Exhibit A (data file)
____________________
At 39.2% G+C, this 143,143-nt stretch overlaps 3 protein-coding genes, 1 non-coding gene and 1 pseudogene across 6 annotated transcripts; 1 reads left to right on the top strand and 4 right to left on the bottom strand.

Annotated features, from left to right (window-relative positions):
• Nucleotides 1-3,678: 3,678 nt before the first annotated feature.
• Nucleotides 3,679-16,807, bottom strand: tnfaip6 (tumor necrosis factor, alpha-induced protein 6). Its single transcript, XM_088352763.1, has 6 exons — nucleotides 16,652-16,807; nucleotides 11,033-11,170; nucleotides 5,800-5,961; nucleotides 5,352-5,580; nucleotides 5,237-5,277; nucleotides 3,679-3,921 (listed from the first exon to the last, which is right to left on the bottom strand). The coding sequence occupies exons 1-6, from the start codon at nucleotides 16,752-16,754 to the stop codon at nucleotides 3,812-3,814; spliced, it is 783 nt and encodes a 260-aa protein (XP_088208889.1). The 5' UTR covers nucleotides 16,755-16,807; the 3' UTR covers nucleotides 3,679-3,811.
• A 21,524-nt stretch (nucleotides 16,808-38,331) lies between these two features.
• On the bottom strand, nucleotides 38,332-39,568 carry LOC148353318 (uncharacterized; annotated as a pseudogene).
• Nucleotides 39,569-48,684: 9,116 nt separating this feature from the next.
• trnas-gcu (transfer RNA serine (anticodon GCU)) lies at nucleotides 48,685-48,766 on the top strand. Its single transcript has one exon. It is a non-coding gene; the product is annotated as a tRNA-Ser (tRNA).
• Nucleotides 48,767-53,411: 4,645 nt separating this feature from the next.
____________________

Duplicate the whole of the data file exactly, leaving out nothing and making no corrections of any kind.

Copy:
At 39.2% G+C, this 143,143-nt stretch overlaps 3 protein-coding genes, 1 non-coding gene and 1 pseudogene across 6 annotated transcripts; 1 reads left to right on the top strand and 4 right to left on the bottom strand.

Annotated features, from left to right (window-relative positions):
• Nucleotides 1-3,678: 3,678 nt before the first annotated feature.
• Nucleotides 3,679-16,807, bottom strand: tnfaip6 (tumor necrosis factor, alpha-induced protein 6). Its single transcript, XM_088352763.1, has 6 exons — nucleotides 16,652-16,807; nucleotides 11,033-11,170; nucleotides 5,800-5,961; nucleotides 5,352-5,580; nucleotides 5,237-5,277; nucleotides 3,679-3,921 (listed from the first exon to the last, which is right to left on the bottom strand). The coding sequence occupies exons 1-6, from the start codon at nucleotides 16,752-16,754 to the stop codon at nucleotides 3,812-3,814; spliced, it is 783 nt and encodes a 260-aa protein (XP_088208889.1). The 5' UTR covers nucleotides 16,755-16,807; the 3' UTR covers nucleotides 3,679-3,811.
• A 21,524-nt stretch (nucleotides 16,808-38,331) lies between these two features.
• On the bottom strand, nucleotides 38,332-39,568 carry LOC148353318 (uncharacterized; annotated as a pseudogene).
• Nucleotides 39,569-48,684: 9,116 nt separating this feature from the next.
• trnas-gcu (transfer RNA serine (anticodon GCU)) lies at nucleotides 48,685-48,766 on the top strand. Its single transcript has one exon. It is a non-coding gene; the product is annotated as a tRNA-Ser (tRNA).
• Nucleotides 48,767-53,411: 4,645 nt separating this feature from the next.